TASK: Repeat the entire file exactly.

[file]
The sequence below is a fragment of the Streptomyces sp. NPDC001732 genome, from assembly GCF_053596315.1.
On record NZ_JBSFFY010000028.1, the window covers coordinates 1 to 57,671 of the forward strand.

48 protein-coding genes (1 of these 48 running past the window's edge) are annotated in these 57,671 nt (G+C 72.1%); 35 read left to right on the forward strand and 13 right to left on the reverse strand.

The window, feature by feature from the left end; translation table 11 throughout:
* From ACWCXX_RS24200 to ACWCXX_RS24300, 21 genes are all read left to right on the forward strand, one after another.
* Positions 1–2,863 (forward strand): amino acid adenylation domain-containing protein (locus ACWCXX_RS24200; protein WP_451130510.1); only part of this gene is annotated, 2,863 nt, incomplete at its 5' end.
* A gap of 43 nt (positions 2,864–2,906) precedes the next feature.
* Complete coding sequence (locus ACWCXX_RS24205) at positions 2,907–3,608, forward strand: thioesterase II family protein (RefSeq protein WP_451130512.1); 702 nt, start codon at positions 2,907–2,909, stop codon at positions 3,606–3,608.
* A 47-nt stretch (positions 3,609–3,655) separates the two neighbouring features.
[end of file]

The sequence below is a fragment of the Streptomyces sp. NPDC001732 genome, from assembly GCF_053596315.1.
On record NZ_JBSFFY010000028.1, the window covers coordinates 1 to 57,671 of the forward strand.

48 protein-coding genes (1 of these 48 running past the window's edge) are annotated in these 57,671 nt (G+C 72.1%); 35 read left to right on the forward strand and 13 right to left on the reverse strand.

The window, feature by feature from the left end; translation table 11 throughout:
* From ACWCXX_RS24200 to ACWCXX_RS24300, 21 genes are all read left to right on the forward strand, one after another.
* Positions 1–2,863 (forward strand): amino acid adenylation domain-containing protein (locus ACWCXX_RS24200; protein WP_451130510.1); only part of this gene is annotated, 2,863 nt, incomplete at its 5' end.
* A gap of 43 nt (positions 2,864–2,906) precedes the next feature.
* Complete coding sequence (locus ACWCXX_RS24205) at positions 2,907–3,608, forward strand: thioesterase II family protein (RefSeq protein WP_451130512.1); 702 nt, start codon at positions 2,907–2,909, stop codon at positions 3,606–3,608.
* A 47-nt stretch (positions 3,609–3,655) separates the two neighbouring features.